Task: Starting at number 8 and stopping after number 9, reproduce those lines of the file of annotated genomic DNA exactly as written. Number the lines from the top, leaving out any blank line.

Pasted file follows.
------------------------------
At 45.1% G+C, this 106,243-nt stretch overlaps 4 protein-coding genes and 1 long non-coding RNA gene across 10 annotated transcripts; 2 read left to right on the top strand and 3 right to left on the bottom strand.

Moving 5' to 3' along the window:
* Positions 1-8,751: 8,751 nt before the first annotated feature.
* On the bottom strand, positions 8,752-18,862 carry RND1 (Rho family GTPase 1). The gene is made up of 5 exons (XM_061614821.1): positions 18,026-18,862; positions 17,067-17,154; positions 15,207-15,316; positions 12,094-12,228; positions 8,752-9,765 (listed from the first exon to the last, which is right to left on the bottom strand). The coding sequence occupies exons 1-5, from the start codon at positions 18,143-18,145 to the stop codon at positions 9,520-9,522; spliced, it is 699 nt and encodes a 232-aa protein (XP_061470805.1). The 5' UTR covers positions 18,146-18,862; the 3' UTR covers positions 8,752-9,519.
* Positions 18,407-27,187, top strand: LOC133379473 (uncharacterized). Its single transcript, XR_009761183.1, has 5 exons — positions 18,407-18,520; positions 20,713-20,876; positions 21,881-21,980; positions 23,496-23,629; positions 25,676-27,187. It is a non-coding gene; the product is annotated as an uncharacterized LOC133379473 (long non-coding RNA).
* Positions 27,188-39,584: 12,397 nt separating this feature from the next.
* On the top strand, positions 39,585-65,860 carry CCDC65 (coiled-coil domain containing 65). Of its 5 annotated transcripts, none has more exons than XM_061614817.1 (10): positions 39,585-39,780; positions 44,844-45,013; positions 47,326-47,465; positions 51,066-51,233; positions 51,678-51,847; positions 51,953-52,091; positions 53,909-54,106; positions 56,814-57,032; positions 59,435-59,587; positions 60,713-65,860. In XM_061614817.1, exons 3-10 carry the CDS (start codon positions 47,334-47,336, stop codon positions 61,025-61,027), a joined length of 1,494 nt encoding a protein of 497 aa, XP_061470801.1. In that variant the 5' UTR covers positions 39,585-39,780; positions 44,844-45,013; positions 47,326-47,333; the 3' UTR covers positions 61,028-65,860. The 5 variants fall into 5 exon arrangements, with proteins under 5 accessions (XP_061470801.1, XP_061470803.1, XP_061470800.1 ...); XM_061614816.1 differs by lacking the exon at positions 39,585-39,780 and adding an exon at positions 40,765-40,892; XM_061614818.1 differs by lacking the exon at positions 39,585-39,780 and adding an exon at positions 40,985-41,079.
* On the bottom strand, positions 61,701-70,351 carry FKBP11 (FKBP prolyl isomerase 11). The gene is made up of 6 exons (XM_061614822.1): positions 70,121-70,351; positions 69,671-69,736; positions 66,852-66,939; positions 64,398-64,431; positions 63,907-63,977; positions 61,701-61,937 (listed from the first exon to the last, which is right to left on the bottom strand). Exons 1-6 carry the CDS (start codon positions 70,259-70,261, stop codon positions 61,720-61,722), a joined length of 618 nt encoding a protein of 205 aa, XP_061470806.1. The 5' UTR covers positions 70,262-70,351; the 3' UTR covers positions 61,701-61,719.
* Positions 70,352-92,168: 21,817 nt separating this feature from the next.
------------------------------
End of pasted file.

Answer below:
* On the bottom strand, positions 61,701-70,351 carry FKBP11 (FKBP prolyl isomerase 11). The gene is made up of 6 exons (XM_061614822.1): positions 70,121-70,351; positions 69,671-69,736; positions 66,852-66,939; positions 64,398-64,431; positions 63,907-63,977; positions 61,701-61,937 (listed from the first exon to the last, which is right to left on the bottom strand). Exons 1-6 carry the CDS (start codon positions 70,259-70,261, stop codon positions 61,720-61,722), a joined length of 618 nt encoding a protein of 205 aa, XP_061470806.1. The 5' UTR covers positions 70,262-70,351; the 3' UTR covers positions 61,701-61,719.
* Positions 70,352-92,168: 21,817 nt separating this feature from the next.